Morning Intention: A Better Relationship With Pain

** Morning Intention: To see pain as something I have a relationship with 

So much advice these days seems to be about telling people to cut things out. Cut toxic people out. Cut toxic food out. Be deliberate in creating the life you want. It’s good to see people living for themselves in ways previous generations never did. But the “cutting out” advice often goes too far in suggesting that we can get rid of any aspect of our human experience that we don’t like. There are, specifically, four challenging aspects of being human that you cannot cut out: sickness, aging, death, and separation. You cannot choose not to experience these, just as you cannot choose your parents. You are in relationship with these four, like it or not, so you may as well learn some skills for improving the relationship.

Meditation shows us the limits of our “cutting out” mentality. If you sit long enough, you will notice pain and dis-ease in your body, and if your sole approach to life is trying to get rid of what you don’t like, you will suffer enormously around the smallest of unpleasant sensations. Then you might start to blame the meditation or yourself for what is totally normal. So it’s good to remind yourself: you are going to feel pain in this life, no matter what you do, and maybe there’s a better way than the blame-game. One healthy perception is to see the pain as raw sensation: Does it have a shape, texture, pulse? As with any relationship, you can and should take space from it if it gets too intense, so by all means shift or move after a few minutes. But before you do, see what you can learn about this relationship, which you will have as long as you live.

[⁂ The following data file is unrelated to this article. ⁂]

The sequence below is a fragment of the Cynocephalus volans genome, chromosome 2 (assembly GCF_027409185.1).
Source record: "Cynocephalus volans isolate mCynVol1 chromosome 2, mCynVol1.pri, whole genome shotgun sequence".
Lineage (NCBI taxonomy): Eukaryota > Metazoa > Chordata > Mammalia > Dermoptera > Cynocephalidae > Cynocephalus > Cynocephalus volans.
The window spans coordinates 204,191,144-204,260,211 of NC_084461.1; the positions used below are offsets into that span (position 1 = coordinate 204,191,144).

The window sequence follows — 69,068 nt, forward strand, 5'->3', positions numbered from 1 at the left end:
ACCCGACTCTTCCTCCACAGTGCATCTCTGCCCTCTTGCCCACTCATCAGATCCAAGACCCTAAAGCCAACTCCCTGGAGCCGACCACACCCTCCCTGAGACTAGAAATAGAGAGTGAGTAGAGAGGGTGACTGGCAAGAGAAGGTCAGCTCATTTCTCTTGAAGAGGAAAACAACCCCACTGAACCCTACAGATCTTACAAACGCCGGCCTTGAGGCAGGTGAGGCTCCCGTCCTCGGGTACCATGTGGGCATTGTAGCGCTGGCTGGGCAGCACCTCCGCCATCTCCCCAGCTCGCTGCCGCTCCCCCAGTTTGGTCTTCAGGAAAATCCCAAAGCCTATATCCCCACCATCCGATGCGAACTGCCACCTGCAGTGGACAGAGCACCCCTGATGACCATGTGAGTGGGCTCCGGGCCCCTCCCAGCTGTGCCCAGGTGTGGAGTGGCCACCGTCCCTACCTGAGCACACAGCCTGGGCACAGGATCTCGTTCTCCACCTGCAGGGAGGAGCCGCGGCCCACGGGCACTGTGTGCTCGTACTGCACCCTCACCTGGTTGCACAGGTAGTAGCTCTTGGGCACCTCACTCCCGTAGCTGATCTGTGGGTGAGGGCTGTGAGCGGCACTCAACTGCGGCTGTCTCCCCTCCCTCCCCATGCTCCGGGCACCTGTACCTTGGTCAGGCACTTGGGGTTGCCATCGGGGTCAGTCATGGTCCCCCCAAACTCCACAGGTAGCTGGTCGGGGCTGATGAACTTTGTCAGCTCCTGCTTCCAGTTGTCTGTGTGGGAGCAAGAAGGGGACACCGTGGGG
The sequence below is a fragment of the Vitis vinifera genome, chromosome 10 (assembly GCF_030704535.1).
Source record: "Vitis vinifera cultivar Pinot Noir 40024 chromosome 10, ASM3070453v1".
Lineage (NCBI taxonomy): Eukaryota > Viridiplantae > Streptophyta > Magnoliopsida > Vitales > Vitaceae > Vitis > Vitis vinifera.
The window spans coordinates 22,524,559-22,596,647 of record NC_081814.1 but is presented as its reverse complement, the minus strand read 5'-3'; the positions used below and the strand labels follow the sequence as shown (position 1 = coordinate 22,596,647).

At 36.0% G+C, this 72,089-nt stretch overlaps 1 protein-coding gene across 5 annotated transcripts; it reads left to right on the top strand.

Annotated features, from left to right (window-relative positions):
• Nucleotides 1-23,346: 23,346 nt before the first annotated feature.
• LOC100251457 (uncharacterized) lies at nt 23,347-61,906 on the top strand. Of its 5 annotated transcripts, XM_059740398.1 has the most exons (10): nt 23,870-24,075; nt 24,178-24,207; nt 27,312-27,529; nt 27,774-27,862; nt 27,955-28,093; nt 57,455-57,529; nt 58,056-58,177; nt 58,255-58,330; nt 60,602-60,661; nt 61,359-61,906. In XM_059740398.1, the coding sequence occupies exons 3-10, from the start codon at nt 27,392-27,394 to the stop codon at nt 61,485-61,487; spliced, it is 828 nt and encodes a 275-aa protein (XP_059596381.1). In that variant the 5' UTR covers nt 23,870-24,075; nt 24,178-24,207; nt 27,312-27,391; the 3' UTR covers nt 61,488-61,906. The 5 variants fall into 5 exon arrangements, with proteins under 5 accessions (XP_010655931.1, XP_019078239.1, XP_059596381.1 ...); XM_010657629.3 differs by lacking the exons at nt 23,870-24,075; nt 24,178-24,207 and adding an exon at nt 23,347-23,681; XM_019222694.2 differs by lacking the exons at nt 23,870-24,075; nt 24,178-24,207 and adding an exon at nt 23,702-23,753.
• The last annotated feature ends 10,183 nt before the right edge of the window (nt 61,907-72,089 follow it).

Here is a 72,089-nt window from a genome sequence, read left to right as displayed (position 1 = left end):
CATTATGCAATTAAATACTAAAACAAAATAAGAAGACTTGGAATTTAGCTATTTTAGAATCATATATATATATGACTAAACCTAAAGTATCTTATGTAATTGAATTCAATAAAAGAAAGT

So here’s the practice: Today, sit and focus on your breath. When you are reasonably concentrated, open your awareness to your body and notice any tension or tightness there. Don’t stay with any sensation for more than a few moments, but do play with your perception of pain to see if perceiving it as raw sensation changes anything. Improving your relationship with pain is the only way to find the pleasure of being alive.

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